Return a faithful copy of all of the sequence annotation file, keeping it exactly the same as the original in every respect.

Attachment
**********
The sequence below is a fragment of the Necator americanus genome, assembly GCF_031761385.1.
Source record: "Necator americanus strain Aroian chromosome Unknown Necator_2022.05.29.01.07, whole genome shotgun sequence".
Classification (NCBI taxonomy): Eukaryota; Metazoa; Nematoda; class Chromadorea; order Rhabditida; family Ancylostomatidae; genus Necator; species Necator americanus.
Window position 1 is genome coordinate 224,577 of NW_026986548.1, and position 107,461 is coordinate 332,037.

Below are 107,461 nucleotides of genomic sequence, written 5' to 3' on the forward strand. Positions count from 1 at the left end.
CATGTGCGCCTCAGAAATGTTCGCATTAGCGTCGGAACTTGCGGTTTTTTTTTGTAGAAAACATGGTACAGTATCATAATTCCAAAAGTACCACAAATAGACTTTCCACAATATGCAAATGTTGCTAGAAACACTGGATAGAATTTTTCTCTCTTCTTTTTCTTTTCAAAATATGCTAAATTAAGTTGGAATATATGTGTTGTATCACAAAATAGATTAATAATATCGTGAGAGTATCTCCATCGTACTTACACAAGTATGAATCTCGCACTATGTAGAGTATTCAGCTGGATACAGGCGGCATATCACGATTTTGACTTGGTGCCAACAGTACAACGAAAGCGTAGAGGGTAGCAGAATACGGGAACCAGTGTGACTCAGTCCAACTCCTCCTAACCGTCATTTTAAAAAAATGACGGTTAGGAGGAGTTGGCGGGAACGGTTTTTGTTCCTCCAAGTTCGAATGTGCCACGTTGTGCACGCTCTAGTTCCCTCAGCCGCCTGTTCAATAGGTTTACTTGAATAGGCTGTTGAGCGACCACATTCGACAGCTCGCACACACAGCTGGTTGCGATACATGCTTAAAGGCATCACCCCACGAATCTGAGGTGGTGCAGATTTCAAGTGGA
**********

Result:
The sequence below is a fragment of the Necator americanus genome, assembly GCF_031761385.1.
Source record: "Necator americanus strain Aroian chromosome Unknown Necator_2022.05.29.01.07, whole genome shotgun sequence".
Classification (NCBI taxonomy): Eukaryota; Metazoa; Nematoda; class Chromadorea; order Rhabditida; family Ancylostomatidae; genus Necator; species Necator americanus.
Window position 1 is genome coordinate 224,577 of NW_026986548.1, and position 107,461 is coordinate 332,037.

Below are 107,461 nucleotides of genomic sequence, written 5' to 3' on the forward strand. Positions count from 1 at the left end.
CATGTGCGCCTCAGAAATGTTCGCATTAGCGTCGGAACTTGCGGTTTTTTTTTGTAGAAAACATGGTACAGTATCATAATTCCAAAAGTACCACAAATAGACTTTCCACAATATGCAAATGTTGCTAGAAACACTGGATAGAATTTTTCTCTCTTCTTTTTCTTTTCAAAATATGCTAAATTAAGTTGGAATATATGTGTTGTATCACAAAATAGATTAATAATATCGTGAGAGTATCTCCATCGTACTTACACAAGTATGAATCTCGCACTATGTAGAGTATTCAGCTGGATACAGGCGGCATATCACGATTTTGACTTGGTGCCAACAGTACAACGAAAGCGTAGAGGGTAGCAGAATACGGGAACCAGTGTGACTCAGTCCAACTCCTCCTAACCGTCATTTTAAAAAAATGACGGTTAGGAGGAGTTGGCGGGAACGGTTTTTGTTCCTCCAAGTTCGAATGTGCCACGTTGTGCACGCTCTAGTTCCCTCAGCCGCCTGTTCAATAGGTTTACTTGAATAGGCTGTTGAGCGACCACATTCGACAGCTCGCACACACAGCTGGTTGCGATACATGCTTAAAGGCATCACCCCACGAATCTGAGGTGGTGCAGATTTCAAGTGGA